|US6889468 *||Dec 28, 2001||May 10, 2005||3M Innovative Properties Company||Modular systems and methods for using sample processing devices|
|US6924149||Aug 28, 2002||Aug 2, 2005||Symyx Technologies, Inc.||Parallel reactor with internal sensing and method of using same|
|US6987253||May 6, 2004||Jan 17, 2006||3M Innovative Properties Company||Enhanced sample processing devices, systems and methods|
|US7005617||Oct 23, 2003||Feb 28, 2006||Stratagene California||Apparatus and method for thermally cycling samples of biological material with substantial temperature uniformity|
|US7025120 *||Jan 31, 2003||Apr 11, 2006||Oldenburg Kevin R||Rapid thermal cycling device|
|US7074367 *||Jul 22, 2004||Jul 11, 2006||D-Eppendorf Ag||Thermostated block with heat-regulating devices|
|US7081600||Apr 11, 2005||Jul 25, 2006||Stragene California||Method and apparatus for cover assembly for thermal cycling of samples|
|US7164107||Nov 23, 2005||Jan 16, 2007||3M Innovative Properties Company||Enhanced sample processing devices, systems and methods|
|US7182130||Mar 4, 2005||Feb 27, 2007||Eyela-Chino Inc.||Sample temperature regulator|
|US7188001||Jan 27, 2003||Mar 6, 2007||Cepheid||System and method for temperature control|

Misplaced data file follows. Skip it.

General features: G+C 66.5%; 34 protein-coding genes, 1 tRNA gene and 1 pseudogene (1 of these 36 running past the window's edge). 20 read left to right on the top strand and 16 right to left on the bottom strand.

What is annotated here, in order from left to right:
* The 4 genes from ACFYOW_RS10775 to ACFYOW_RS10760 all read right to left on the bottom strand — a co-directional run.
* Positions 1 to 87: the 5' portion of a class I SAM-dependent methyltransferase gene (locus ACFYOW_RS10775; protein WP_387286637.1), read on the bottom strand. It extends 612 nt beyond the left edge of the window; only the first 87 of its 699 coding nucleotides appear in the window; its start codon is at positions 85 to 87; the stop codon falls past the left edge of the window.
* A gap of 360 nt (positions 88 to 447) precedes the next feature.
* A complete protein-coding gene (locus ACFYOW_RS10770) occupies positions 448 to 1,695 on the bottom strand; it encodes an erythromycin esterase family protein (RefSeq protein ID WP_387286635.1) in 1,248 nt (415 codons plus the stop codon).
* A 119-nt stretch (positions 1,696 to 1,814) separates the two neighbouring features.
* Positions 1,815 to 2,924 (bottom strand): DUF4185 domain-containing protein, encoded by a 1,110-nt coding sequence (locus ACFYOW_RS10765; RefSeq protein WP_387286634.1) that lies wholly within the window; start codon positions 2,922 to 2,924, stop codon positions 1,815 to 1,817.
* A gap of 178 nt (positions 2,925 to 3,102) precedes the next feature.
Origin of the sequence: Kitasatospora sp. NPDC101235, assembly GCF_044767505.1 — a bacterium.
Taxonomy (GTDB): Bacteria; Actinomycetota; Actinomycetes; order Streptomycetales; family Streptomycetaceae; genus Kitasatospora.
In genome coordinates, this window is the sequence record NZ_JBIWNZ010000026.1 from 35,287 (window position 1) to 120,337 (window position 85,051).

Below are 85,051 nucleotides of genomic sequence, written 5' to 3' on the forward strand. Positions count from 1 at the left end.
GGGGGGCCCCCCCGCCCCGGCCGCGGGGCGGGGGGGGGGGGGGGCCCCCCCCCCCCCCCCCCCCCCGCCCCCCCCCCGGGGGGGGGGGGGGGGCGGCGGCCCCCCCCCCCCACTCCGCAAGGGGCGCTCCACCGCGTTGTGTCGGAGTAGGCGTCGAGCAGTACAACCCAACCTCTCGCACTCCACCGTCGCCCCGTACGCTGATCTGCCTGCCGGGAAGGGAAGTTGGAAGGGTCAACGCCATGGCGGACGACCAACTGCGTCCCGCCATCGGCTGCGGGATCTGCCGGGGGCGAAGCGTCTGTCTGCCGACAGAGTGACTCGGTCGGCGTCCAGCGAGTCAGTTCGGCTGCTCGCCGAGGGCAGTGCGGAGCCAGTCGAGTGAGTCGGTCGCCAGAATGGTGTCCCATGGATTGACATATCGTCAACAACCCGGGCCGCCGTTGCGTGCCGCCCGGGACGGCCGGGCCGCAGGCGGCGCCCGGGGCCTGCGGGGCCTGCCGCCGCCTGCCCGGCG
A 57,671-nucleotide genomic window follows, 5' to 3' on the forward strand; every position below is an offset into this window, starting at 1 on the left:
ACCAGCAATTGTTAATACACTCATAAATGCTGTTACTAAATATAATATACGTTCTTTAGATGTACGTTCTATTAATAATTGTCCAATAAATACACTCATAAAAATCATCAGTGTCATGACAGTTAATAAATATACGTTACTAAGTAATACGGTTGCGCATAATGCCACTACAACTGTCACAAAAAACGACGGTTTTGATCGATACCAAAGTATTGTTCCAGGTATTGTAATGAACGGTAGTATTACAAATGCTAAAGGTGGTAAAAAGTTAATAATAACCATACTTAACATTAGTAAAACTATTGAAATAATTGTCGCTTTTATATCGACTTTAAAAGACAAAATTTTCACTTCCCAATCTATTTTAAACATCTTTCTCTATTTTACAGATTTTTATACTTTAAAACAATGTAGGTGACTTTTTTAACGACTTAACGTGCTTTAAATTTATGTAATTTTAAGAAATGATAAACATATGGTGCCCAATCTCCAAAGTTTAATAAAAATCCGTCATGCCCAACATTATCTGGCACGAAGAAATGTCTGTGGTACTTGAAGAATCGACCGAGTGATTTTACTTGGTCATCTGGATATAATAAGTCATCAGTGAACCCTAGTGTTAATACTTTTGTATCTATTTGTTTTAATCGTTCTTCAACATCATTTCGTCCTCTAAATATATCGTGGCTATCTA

|US7217392 *||Jun 9, 2004||May 15, 2007||Cytologix Corporation||Random access slide stainer with independent slide heating regulation|
|US7250301||Sep 13, 2002||Jul 31, 2007||Lee Angros||In situ heat induced antigen recovery and staining method|
|US7264961 *||Mar 7, 2001||Sep 4, 2007||The Secretary Of State For Defence In Her Britannic Majesty's Government Of The United Kingdom Of Great Britain And Northern Ireland||Reaction system for thermal cycling|
|US7323660||Jul 5, 2005||Jan 29, 2008||3M Innovative Properties Company||Modular sample processing apparatus kits and modules|
|US7373968||Jul 16, 2004||May 20, 2008||Kevin R. Oldenburg||Method and apparatus for manipulating an organic liquid sample|
|US7396508 *||Jul 12, 2000||Jul 8, 2008||Ventana Medical Systems, Inc.||Automated molecular pathology apparatus having independent slide heaters|
|US7435933||Jan 12, 2007||Oct 14, 2008||3M Innovative Properties Company||Enhanced sample processing devices, systems and methods|
|US7452712||Jul 30, 2002||Nov 18, 2008||Applied Biosystems Inc.||Sample block apparatus and method of maintaining a microcard on a sample block|
|US7476362||Sep 17, 2004||Jan 13, 2009||Lee Angros||In situ heat induced antigen recovery and staining apparatus and method|
|US7537927||Jul 24, 2007||May 26, 2009||The Secretary Of State For Defence In Her Britannic Majesty's Government Of The United Kingdom Of Great Britain And Northern Ireland||Reaction system for thermal cycling|
|US7553672||May 14, 2007||Jun 30, 2009||Dako Denmark A/S||Random access slide stainer with independent slide heating regulation|
|US7569186||Mar 16, 2005||Aug 4, 2009||3M Innovative Properties Company||Systems for using sample processing devices|
|US7570443||Mar 22, 2005||Aug 4, 2009||Applied Biosystems, Llc||Optical camera alignment|